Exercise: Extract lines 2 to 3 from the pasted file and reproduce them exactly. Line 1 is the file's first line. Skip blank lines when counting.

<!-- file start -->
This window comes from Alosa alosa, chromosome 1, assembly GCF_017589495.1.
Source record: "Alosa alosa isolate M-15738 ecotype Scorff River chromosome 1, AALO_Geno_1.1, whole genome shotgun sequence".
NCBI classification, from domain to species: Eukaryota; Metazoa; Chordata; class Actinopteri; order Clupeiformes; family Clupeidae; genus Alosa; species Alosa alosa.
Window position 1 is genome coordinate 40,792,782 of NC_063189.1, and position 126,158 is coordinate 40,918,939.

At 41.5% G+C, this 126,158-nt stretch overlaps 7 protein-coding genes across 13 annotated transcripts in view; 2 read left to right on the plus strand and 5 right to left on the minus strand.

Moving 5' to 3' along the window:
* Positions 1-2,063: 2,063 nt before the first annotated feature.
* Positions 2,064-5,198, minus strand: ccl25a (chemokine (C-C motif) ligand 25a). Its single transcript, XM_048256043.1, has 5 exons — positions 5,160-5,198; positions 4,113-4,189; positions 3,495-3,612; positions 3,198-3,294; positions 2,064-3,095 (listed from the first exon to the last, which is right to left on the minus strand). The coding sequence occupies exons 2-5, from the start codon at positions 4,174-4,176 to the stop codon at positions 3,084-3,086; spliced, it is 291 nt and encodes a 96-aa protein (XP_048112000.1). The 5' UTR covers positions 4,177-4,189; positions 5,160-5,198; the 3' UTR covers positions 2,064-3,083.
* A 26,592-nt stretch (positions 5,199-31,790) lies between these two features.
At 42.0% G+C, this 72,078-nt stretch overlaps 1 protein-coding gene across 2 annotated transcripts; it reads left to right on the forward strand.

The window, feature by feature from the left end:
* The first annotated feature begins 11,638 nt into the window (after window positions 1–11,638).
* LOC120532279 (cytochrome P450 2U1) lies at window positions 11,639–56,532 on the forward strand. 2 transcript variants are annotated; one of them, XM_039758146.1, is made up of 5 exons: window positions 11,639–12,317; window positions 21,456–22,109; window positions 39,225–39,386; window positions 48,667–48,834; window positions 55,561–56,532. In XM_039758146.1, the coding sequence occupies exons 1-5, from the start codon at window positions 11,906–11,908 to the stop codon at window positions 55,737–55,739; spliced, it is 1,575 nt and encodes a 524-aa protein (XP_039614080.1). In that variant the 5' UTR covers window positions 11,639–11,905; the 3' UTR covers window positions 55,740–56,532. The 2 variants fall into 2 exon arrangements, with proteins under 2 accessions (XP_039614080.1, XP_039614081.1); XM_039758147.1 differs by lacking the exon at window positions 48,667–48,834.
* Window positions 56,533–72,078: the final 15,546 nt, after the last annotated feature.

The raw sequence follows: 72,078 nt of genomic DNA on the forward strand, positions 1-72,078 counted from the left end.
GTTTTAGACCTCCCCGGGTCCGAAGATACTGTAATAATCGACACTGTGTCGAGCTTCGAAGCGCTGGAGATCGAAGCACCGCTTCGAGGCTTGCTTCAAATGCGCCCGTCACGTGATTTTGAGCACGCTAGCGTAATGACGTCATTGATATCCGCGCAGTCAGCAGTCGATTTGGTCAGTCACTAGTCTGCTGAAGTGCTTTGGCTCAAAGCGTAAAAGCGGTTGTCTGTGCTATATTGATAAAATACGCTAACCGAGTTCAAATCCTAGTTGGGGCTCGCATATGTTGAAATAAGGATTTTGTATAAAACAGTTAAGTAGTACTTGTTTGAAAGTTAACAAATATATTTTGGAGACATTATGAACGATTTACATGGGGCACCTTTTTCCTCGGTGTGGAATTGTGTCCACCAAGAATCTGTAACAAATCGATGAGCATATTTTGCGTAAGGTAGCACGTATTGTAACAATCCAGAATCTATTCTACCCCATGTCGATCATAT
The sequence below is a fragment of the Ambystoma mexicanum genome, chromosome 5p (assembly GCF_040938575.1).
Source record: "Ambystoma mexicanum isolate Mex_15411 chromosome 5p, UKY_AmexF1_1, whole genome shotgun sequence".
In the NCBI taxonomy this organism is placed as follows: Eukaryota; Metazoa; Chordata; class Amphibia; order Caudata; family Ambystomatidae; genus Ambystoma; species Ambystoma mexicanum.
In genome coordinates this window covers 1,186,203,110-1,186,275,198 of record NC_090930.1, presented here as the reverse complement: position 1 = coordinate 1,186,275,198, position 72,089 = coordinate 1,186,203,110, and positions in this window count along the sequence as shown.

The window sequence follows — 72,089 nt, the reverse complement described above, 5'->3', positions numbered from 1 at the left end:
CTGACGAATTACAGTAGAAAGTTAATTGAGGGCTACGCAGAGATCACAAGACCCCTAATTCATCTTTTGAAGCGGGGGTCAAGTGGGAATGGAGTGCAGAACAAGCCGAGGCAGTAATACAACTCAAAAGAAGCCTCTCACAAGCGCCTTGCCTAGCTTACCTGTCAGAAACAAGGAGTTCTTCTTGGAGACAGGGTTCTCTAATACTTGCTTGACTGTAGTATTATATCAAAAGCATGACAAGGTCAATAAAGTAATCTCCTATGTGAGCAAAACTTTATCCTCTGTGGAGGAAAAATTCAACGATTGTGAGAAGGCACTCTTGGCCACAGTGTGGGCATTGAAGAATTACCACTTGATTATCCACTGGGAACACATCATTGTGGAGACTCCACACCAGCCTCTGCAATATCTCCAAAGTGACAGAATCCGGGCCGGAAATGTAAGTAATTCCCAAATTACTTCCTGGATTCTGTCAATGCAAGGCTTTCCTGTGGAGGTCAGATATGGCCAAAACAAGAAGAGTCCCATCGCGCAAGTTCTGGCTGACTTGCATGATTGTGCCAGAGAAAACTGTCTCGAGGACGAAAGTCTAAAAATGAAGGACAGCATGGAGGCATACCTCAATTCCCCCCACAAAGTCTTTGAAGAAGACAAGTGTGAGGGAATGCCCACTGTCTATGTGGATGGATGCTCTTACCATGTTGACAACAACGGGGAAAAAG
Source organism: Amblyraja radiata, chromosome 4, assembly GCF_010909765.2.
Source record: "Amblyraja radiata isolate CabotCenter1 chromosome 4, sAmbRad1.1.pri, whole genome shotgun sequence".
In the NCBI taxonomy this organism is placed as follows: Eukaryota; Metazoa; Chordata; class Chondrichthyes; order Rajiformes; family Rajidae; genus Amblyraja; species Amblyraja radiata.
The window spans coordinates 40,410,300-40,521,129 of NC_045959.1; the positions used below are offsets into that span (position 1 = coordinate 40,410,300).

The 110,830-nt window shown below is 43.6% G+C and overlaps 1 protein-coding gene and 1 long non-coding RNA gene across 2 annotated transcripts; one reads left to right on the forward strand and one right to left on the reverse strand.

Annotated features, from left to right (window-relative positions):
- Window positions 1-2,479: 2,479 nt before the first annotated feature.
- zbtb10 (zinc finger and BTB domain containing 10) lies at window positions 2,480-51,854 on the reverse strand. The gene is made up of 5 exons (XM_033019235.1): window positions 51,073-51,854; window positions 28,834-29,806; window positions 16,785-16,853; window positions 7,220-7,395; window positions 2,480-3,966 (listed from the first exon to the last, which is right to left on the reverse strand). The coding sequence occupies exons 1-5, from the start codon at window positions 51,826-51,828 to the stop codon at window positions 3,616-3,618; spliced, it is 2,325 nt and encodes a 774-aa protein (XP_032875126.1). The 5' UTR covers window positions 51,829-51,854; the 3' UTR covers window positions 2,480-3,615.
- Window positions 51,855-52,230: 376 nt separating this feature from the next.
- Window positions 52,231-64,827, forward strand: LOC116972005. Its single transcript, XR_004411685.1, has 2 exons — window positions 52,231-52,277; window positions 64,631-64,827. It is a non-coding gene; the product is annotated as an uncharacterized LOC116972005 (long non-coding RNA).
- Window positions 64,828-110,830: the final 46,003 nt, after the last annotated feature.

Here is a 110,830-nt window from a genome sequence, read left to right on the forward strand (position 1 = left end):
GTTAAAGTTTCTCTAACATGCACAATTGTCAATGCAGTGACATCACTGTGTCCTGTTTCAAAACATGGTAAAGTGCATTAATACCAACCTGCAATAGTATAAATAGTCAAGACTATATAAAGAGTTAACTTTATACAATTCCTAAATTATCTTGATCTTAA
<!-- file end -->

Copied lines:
Source record: "Alosa alosa isolate M-15738 ecotype Scorff River chromosome 1, AALO_Geno_1.1, whole genome shotgun sequence".
NCBI classification, from domain to species: Eukaryota; Metazoa; Chordata; class Actinopteri; order Clupeiformes; family Clupeidae; genus Alosa; species Alosa alosa.